How Pilates Fits into Military PT

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A Semper Fit personal trainer uses a Pilates ball during an abs class.
Gene Calantoc, Semper Fit personal trainer, uses a Pilates ball during an abs class at the Marine Corps Recruit Depot San Diego Semper Fit Center, Oct. 6, 2011. (Lance Cpl. Crystal Druery/U.S. Marine Corps photo)

If you did not know, Pilates has a 100-year history and was created by the jack-of-all-trades trainer and inventor Joseph Pilates. Pilates was involved deeply in gymnastics, boxing, martial arts, yoga, tai chi, calisthenics and other forms of resistance training. You can see many of these influences in his early programs. In 1925, Pilates moved from Germany to New York, where he further developed his program as it grew to become the premier professional dance training.

Pilates offers more than calisthenics. Its founder holds more than 20 patents for exercise equipment and was one of the first creators of machines for exercise. Pilates is not just a floor program; it also offers creative uses of balls, chairs, bands and other devices.

Military PT Similarities

Look below at six common exercises used in military PT, even SEAL training, and you’ll see similar exercises in the Pilates mat program. The difference is that in Pilates, you do these exercises with much more grace, pointed toes, longer isometric holds and more focus on flexibility. 

Stew Smith demonstrating V-ups.

V-Ups

Stew Smith demonstrating flutterkicks.

Flutter kicks

Atomic sit-ups

Stew Smith demonstrating bicycle crunches.

Bicycle crunches

Stew Smith demonstrating side plank.

Side plank

Stew Smith demonstrating swimmers exercise.

Swimmers

But the goal for mastering these exercises is the same: getting a stronger and more flexible body through a focus on core development. If you look at Pilates movements, you will see even more similarities to dynamic stretching, static stretching, plyometrics and calisthenics. All have been part of military PT programs since World War II.

The movements in Pilates are focused on deep breathing during exertion; slow, deliberate movements; and stretches to develop full-body strength, which makes the muscles long and lean. Think in terms of quality movements instead of quantity repetitions.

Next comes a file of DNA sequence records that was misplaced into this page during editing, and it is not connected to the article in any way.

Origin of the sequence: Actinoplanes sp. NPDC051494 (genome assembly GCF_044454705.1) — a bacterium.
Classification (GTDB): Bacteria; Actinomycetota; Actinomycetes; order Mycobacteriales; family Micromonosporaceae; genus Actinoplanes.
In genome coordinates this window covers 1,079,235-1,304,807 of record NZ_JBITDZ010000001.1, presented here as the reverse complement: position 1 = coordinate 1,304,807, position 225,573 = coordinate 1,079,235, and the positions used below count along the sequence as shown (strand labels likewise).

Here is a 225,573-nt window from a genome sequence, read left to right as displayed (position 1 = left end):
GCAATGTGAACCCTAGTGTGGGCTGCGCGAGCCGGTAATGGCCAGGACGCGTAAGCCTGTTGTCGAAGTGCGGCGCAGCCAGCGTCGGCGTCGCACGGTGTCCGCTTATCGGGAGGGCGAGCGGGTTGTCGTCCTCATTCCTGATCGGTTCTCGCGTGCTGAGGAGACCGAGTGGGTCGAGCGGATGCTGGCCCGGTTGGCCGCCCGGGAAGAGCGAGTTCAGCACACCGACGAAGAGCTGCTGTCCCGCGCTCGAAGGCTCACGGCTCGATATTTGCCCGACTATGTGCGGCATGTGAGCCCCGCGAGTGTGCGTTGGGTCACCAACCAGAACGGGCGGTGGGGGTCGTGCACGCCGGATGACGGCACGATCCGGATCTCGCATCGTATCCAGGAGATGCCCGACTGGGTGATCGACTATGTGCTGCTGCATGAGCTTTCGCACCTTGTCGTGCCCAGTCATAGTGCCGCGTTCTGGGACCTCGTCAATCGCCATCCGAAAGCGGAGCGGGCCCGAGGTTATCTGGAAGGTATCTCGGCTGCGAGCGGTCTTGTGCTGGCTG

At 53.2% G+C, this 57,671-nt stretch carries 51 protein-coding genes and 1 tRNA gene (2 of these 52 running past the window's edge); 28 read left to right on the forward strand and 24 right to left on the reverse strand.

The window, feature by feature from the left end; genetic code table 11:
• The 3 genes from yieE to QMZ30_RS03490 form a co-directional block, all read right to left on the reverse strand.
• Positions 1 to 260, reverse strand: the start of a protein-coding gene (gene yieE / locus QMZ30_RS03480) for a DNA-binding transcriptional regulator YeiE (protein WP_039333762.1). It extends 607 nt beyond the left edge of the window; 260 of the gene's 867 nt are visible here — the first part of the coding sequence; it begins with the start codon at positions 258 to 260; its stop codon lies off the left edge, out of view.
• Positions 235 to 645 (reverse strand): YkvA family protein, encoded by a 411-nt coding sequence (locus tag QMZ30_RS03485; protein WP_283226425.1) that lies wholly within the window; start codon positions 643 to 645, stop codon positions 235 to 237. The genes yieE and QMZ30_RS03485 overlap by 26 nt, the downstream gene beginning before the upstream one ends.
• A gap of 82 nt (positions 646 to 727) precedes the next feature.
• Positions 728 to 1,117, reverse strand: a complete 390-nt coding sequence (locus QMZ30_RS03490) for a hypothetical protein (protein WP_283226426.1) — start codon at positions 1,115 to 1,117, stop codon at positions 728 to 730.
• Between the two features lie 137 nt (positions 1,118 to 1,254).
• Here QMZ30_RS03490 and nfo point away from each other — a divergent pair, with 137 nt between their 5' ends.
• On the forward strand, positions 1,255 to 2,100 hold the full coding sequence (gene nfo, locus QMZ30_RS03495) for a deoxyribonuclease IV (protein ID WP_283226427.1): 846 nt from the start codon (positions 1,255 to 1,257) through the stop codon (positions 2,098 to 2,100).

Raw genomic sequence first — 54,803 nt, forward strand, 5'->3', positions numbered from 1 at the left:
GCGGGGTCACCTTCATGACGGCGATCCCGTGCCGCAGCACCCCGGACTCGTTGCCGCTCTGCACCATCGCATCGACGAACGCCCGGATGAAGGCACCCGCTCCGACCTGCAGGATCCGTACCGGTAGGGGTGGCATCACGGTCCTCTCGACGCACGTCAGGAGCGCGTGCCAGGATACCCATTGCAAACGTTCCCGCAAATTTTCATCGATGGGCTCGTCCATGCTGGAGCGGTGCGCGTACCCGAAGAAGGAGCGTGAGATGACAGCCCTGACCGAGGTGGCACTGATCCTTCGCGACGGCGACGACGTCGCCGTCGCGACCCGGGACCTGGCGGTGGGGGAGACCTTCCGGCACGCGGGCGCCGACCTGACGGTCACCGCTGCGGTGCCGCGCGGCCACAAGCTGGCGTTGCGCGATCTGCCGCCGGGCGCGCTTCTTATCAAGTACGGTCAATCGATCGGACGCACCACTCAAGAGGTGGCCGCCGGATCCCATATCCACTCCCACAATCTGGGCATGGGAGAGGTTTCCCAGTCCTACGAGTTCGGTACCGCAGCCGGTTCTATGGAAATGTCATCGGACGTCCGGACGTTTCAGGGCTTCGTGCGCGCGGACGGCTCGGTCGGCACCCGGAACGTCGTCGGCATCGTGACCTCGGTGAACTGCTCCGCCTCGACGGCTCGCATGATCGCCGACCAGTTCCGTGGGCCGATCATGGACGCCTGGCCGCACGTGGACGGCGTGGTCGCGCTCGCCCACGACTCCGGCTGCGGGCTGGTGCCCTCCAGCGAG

The calisthenics in military training programs are less focused on the aforementioned and more on faster repetitions, especially for testing. However, by practicing slower, deliberate movements during your PT workouts, you will increase muscle tone and improve your flexibility. Plus, your PT scores still will be above average if you are exercising 4-5 times per week.

 For more mat-type exercises used by the military, see my Lower Back Plan.

Stew Smith pilates advanced moves.

Other Benefits from Utilizing Pilates-Based Fitness Programs

Body awareness: In the military, we know what situational awareness is, but having a better understanding of our internal awareness benefits us at work and play. 

Stronger core: With a focus on abdominal, lower back, upper back and up/down/left/right movements, you will have stronger core musculature. This will enable you to move more easily, with less likelihood of pain and injury.

Body control: How important is the control of your body and its movements?  Very, especially when working in a profession that relies on your health and fitness, such as military, police or firefighting. Your movements and ability may one day dictate how you survive dangerous situations.

Flexibility: Moving fluidly without pain or discomfort and utilizing full range of motion of our joints aren’t always necessary, but when it is, it will save you from injury.

Pilates workouts must work. Here is a quote from a very confident Joseph Pilates at the age of 86: 

"I must be right. Never an aspirin. Never injured a day in my life. The whole country, the whole world, should be doing my exercises. They'd be happier."

Stew Smith is a former Navy SEAL and fitness author certified as a Strength and Conditioning Specialist (CSCS) with the National Strength and Conditioning Association. Visit his Fitness eBook store if you’re looking to start a workout program to create a healthy lifestyle. Send your fitness questions to stew@stewsmith.com.

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